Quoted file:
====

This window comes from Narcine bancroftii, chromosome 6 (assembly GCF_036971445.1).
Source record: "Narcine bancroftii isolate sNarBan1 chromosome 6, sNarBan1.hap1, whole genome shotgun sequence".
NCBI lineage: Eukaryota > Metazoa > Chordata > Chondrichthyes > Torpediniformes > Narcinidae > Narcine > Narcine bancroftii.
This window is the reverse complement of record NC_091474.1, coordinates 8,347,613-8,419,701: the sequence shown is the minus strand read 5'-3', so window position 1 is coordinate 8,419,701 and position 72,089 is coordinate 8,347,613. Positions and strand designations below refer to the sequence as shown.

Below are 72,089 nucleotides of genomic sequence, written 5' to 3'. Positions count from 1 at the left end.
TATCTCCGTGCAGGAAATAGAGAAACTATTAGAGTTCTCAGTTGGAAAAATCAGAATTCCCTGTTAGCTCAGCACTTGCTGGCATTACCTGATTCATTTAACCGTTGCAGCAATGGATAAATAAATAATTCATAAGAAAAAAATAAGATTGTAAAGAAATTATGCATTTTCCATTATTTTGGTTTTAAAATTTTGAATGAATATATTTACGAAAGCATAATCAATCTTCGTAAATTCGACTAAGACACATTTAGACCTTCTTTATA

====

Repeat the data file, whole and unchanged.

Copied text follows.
This window comes from Narcine bancroftii, chromosome 6 (assembly GCF_036971445.1).
Source record: "Narcine bancroftii isolate sNarBan1 chromosome 6, sNarBan1.hap1, whole genome shotgun sequence".
NCBI lineage: Eukaryota > Metazoa > Chordata > Chondrichthyes > Torpediniformes > Narcinidae > Narcine > Narcine bancroftii.
This window is the reverse complement of record NC_091474.1, coordinates 8,347,613-8,419,701: the sequence shown is the minus strand read 5'-3', so window position 1 is coordinate 8,419,701 and position 72,089 is coordinate 8,347,613. Positions and strand designations below refer to the sequence as shown.

Below are 72,089 nucleotides of genomic sequence, written 5' to 3'. Positions count from 1 at the left end.
TATCTCCGTGCAGGAAATAGAGAAACTATTAGAGTTCTCAGTTGGAAAAATCAGAATTCCCTGTTAGCTCAGCACTTGCTGGCATTACCTGATTCATTTAACCGTTGCAGCAATGGATAAATAAATAATTCATAAGAAAAAAATAAGATTGTAAAGAAATTATGCATTTTCCATTATTTTGGTTTTAAAATTTTGAATGAATATATTTACGAAAGCATAATCAATCTTCGTAAATTCGACTAAGACACATTTAGACCTTCTTTATA